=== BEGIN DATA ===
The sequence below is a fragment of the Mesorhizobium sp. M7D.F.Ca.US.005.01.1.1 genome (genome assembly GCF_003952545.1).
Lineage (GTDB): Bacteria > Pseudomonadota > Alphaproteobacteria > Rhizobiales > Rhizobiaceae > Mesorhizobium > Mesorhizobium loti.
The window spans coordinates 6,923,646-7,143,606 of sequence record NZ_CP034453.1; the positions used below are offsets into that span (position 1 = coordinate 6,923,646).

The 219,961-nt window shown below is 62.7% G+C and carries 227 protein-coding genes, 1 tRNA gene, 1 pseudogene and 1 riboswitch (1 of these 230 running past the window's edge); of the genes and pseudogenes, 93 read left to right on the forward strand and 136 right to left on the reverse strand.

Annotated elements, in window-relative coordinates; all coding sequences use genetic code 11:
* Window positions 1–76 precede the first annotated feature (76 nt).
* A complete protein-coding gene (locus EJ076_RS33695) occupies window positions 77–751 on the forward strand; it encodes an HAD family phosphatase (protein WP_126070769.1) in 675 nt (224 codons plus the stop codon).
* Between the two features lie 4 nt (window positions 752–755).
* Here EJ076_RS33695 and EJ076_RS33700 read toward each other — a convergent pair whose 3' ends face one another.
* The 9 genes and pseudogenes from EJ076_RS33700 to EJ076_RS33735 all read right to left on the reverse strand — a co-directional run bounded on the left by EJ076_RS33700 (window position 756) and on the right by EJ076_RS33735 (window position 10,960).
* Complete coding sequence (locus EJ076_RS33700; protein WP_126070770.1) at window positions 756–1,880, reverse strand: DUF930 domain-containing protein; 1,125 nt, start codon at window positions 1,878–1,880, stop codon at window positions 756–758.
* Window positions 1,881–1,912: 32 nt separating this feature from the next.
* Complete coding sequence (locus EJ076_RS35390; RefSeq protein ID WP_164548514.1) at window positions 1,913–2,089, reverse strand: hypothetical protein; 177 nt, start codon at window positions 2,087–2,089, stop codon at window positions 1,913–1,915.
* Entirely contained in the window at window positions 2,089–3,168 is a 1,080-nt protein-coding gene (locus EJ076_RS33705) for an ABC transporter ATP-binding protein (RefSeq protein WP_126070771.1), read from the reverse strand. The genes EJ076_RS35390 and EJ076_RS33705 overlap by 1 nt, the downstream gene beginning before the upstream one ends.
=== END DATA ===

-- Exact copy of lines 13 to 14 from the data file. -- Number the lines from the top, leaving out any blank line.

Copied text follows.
* Complete coding sequence (locus EJ076_RS35390; RefSeq protein ID WP_164548514.1) at window positions 1,913–2,089, reverse strand: hypothetical protein; 177 nt, start codon at window positions 2,087–2,089, stop codon at window positions 1,913–1,915.
* Entirely contained in the window at window positions 2,089–3,168 is a 1,080-nt protein-coding gene (locus EJ076_RS33705) for an ABC transporter ATP-binding protein (RefSeq protein WP_126070771.1), read from the reverse strand. The genes EJ076_RS35390 and EJ076_RS33705 overlap by 1 nt, the downstream gene beginning before the upstream one ends.